To work out the basic items for the IMC, we will hold a meeting in Sapporo on March 15, 2008. We welcome foreign participants to join us in the meeting for an exchange and collaborative discussion. There we would like to know the needs of foreign independent media groups, which we can incorporate when conditions are met. During and after the meeting, we will visit the Lake Toya (site of the Summit) and the IMC.

We are also scheduling another international meeting of independent media groups planning to visit Japan during the G8 Toya-ko Summit. Specifics for the meeting will be announced later. Interested in joining us at the meeting on March 15? Please contact us at:


THE INFERNAL NOISE BRIGADE, the anarcho marching band that had performed in the midst of actions against G8 or WTO whenever they were held in a city, and gave the protesters courage and danceable impetus. Anarchist dj FILASTINE has been dropping sound bombs that smash borders and go beyond them. These two provided their music for NO G8 ACTION JAPAN, a network against this year’s G8 held by lake Toya in Hokkaido. The compilation contains 11 unreleased songs from their early music career by the I.N.B and the latest mix by Filastine. Listening to this will certainly hype you up enough to get together with others and plunge into Hokkaido in July.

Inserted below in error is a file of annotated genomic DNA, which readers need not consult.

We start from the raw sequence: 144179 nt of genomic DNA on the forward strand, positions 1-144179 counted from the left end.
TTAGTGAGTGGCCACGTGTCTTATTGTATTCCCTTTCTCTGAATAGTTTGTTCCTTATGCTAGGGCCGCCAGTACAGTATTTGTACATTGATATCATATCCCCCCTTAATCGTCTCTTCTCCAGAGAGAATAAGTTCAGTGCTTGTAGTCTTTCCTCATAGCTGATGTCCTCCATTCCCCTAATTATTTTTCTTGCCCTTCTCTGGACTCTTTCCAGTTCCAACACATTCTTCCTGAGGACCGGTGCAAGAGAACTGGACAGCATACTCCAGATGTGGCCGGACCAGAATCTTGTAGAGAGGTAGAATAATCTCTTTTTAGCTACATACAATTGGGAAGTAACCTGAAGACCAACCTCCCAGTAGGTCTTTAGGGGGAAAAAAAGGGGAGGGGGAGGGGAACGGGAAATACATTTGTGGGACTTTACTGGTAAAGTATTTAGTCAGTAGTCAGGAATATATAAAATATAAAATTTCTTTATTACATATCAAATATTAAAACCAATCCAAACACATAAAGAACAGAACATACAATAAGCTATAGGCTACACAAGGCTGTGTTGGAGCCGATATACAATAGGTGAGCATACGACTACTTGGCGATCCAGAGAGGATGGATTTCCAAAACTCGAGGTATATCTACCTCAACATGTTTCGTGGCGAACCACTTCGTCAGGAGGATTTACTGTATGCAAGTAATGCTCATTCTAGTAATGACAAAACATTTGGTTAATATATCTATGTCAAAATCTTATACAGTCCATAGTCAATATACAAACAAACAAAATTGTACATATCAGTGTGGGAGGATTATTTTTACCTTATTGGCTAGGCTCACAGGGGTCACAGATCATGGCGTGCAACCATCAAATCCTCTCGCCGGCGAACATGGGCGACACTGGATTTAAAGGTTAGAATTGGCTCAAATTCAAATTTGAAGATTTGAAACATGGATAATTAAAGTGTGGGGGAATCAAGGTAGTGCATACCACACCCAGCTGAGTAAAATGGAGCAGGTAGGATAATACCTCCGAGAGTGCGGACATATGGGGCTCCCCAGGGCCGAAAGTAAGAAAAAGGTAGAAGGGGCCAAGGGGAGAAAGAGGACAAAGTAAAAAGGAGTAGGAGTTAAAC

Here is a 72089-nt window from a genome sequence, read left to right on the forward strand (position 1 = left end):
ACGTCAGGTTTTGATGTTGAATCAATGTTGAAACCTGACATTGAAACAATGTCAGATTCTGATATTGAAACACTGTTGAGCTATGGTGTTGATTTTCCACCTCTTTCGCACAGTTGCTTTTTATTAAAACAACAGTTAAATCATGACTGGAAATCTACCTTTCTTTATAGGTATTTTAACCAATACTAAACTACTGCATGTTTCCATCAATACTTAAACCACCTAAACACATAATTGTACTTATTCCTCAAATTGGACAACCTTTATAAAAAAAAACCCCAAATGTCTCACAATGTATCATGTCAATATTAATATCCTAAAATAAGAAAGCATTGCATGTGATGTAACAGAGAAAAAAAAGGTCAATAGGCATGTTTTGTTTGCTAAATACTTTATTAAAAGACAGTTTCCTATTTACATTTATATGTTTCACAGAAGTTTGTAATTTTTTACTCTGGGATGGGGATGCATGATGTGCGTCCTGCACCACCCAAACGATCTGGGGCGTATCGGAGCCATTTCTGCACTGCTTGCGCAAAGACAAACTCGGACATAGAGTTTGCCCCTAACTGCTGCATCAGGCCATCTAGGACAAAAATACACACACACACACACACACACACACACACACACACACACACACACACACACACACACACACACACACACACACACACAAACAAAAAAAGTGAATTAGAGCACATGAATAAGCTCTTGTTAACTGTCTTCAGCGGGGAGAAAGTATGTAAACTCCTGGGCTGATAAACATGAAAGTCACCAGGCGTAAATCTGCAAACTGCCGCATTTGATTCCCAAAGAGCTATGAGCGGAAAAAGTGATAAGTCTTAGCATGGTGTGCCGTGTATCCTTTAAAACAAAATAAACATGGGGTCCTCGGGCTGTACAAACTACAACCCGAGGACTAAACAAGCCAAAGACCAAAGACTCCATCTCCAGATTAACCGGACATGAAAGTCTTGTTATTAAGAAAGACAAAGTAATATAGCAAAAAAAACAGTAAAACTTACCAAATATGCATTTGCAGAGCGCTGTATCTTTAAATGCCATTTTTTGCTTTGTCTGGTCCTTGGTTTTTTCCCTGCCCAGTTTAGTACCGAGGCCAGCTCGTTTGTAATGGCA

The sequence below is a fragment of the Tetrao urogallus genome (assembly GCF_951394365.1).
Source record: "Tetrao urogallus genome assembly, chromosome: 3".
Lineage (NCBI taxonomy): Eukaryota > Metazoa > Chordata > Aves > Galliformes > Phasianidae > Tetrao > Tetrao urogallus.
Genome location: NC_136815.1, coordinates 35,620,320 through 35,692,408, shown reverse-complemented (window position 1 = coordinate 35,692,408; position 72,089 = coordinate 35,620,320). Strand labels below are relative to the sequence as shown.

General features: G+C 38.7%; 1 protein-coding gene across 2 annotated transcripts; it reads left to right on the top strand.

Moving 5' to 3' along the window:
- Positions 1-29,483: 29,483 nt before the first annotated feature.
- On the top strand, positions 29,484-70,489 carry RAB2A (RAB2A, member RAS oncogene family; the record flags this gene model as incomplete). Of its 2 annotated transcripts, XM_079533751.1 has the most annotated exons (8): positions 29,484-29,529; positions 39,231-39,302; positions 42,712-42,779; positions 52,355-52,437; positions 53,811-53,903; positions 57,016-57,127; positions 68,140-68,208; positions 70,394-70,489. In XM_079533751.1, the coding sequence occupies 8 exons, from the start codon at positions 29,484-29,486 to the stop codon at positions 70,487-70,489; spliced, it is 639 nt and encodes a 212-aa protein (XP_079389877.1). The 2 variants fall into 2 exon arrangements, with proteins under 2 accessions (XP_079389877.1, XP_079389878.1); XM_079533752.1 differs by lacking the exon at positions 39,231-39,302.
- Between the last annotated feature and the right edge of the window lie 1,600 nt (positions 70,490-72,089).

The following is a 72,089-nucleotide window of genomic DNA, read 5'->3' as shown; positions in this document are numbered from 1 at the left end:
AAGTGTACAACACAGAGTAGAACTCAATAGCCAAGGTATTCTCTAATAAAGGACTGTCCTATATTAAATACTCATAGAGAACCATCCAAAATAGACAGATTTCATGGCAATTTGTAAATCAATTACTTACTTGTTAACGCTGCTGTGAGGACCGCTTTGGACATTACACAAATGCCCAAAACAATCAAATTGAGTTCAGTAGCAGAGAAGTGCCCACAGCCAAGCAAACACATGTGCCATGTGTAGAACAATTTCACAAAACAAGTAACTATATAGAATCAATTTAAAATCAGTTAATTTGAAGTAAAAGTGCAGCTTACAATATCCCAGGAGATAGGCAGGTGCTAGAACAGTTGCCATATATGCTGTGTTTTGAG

Fences: the definitive illustrated guide…

You’re down at your local military base, ready for a spot of disobedience… but there’s always a fence in your way. DFROIOW (the Democratic Front for the Removal of Obstacles In Our Way) presents this practical guide to fences in their many guises and how to overcome them.

Download pdf (100 kB):

Layout materials G8 2008 Japan

Japanese activist says about G8-protest: „Police in Japan act more subtly“

GO HIRASAWA is lecturer of film studies at the Tokyo University and a media activist. Very recently, he has coordinated the retrospective of the Japanese director Koji Wakamatsu at the international film festival Berlinale.

Taz: Mr. Hirasawa, you were in Heiligendamm during the G8-summit last year. How did you find the protests?